It is immoral, impractical and could blow up the Middle East, Israeli security experts said Monday on U.S. President Donald Trump's proposed peace plan between Israel and Palestine.
The "deal of the century" has yet to be revealed in full. However, based on leaks in the media, it envisages major concessions to Israel regarding the status of Jerusalem and the right of Palestinian refugees to return to their homes in historical Palestine.
Jerusalem remains at the heart of the decades-long Middle East dispute, with Palestinians hoping that East Jerusalem -- occupied by Israel since 1967 -- might one day serve as the capital of a Palestinian state.
The Ramallah-based Palestinian Authority said they will not be attending the conference in Bahrain and have rejected any U.S. role in the mediating process ever since U.S. President Donald Trump's controversial recognition of Jerusalem as Israel's capital in 2017.
In an opinion piece published at the American political magazine Politico, Ami Ayalon, a former director of the Israeli security agency Shin Bet, Gilead Sher, former chief of staff for Israeli Prime Minister Ehud Barak and senior peace negotiator, and Orni Petruschka, a high-tech entrepreneur and think tank cofounder in Israel called Trump's plan a "dangerously simplistic approach to a complicated situation".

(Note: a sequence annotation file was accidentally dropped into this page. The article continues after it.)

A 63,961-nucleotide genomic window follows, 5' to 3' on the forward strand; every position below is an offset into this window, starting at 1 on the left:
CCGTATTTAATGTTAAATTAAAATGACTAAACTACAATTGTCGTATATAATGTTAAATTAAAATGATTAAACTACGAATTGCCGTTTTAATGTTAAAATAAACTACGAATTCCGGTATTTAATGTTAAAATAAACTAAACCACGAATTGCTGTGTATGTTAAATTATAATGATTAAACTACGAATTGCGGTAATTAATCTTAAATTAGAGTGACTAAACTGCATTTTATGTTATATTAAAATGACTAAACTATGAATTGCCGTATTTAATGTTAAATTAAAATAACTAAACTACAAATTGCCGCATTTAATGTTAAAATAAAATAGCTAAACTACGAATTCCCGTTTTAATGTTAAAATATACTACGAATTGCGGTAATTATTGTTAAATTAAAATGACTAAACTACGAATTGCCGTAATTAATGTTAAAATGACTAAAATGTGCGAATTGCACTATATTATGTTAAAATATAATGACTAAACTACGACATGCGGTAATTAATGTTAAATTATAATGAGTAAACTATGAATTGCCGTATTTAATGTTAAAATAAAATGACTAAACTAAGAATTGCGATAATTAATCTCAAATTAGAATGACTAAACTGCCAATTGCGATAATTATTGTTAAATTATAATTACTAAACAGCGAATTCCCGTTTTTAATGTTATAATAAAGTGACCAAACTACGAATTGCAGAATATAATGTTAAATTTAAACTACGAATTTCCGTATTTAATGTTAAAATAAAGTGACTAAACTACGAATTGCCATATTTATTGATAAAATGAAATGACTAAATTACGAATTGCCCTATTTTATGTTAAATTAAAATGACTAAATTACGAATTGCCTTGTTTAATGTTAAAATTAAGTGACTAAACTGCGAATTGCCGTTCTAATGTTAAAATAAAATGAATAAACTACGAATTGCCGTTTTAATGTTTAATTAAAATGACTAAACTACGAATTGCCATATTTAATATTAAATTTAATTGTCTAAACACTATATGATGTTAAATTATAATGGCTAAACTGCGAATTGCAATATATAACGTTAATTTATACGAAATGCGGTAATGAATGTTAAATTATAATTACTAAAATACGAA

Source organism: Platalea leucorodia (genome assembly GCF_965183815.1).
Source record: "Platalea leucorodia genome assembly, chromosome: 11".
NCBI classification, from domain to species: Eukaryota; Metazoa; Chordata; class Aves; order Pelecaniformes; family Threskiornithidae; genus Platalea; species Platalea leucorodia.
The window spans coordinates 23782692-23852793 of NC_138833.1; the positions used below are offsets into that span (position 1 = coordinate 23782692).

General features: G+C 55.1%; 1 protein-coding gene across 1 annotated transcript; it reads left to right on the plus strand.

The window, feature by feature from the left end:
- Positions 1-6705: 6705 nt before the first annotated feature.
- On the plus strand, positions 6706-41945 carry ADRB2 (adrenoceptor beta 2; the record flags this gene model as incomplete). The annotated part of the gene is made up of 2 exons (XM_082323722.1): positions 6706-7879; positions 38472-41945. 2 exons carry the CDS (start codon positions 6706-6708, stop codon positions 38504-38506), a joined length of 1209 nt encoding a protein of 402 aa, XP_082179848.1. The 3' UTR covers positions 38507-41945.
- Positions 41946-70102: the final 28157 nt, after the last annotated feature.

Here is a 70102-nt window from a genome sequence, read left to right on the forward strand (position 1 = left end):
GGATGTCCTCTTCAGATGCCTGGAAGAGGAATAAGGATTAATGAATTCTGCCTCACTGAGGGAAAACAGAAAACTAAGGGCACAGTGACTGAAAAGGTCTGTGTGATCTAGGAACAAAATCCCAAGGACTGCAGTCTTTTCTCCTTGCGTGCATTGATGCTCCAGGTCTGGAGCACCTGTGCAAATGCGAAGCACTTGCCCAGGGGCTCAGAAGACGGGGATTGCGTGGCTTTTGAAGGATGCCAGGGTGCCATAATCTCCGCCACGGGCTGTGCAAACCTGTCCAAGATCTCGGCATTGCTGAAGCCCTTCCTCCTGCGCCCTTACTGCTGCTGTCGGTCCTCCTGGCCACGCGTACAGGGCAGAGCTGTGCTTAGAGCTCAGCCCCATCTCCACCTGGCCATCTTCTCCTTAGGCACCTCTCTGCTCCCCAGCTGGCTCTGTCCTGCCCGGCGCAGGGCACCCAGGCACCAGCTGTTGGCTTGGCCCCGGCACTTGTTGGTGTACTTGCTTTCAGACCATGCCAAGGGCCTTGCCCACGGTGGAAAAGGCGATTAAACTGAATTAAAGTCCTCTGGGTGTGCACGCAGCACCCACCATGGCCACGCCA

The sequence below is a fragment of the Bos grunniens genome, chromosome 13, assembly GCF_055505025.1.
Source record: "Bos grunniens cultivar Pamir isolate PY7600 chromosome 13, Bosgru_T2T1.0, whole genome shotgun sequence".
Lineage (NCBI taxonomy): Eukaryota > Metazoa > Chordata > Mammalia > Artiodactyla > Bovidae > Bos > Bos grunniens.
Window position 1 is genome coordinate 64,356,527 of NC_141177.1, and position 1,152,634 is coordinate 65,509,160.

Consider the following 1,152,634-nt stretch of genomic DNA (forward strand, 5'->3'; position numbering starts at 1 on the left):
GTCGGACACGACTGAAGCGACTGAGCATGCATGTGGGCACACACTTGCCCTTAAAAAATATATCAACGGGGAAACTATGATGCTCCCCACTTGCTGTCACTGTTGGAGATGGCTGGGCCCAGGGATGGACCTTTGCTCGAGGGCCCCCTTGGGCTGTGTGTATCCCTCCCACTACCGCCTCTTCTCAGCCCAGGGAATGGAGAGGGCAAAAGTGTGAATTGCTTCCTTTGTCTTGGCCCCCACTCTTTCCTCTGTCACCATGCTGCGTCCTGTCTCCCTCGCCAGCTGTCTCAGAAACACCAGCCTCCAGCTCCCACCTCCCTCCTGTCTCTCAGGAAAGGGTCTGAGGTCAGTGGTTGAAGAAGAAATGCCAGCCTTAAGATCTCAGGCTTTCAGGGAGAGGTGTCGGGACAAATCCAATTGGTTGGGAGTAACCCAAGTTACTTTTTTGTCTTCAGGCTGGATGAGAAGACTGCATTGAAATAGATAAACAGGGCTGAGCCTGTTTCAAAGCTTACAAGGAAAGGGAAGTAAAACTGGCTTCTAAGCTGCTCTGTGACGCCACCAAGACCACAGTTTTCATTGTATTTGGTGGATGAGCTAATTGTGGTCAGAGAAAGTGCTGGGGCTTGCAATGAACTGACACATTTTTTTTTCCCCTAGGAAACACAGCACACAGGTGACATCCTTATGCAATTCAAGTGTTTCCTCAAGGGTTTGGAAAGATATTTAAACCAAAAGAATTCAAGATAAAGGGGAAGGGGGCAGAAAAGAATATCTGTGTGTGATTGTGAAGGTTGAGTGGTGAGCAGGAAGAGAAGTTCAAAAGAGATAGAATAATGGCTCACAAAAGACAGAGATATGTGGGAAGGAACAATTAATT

Israeli experts said the plan sounds great on paper but that under the surface it was "all form and no substance".
"Anybody who followed the last 30 years of the Israeli-Palestinian conflict understands that President Donald Trump’s announcement of this first step on the way to a deal is all form and no substance: a new name for the same failed idea known as 'economic peace,' and before that as 'a new Middle East'," said the experts.
Accusing Trump and his son-in-law and senior adviser Jared Kushner, who has reportedly spearheaded the plan, of failing to understand the region's history and the Palestinian struggle, experts said placing economics before core political issues was a "slap in the face to the Palestinians."
They agreed that it would be a "tactical error" to assume Palestinians would willingly accept an economic appeasement plan that involved political tolls such as losing more land to Israeli occupation.
Economic solutions could not prevent the eruption of first and second intifadas in the West Bank, despite being on the agenda of the failed Paris and Oslo peace talks, they said.
"They erupted because the way forward was unclear, and because the Palestinians felt that the economic benefits offered would not lead to the end of the occupation," said experts.
Israeli experts stressed the importance of avoiding the "colossal mistake" of resuming talks "without defining the end goal".
"For both Palestinians and Israelis, that goal should be ending the occupation and establishing a Palestinian state alongside Israel within the 1967 borders, with necessary land swaps," added the experts.
They also said there would be "no Jewish and democratic state without resolving the Palestinian issue."
One thing the experts were not certain about was Trump's intentions with this plan.
"Yet it is not clear whether Trump’s intentions are good or merely seek to do Israeli Prime Minister Benjamin Netanyahu a political favor."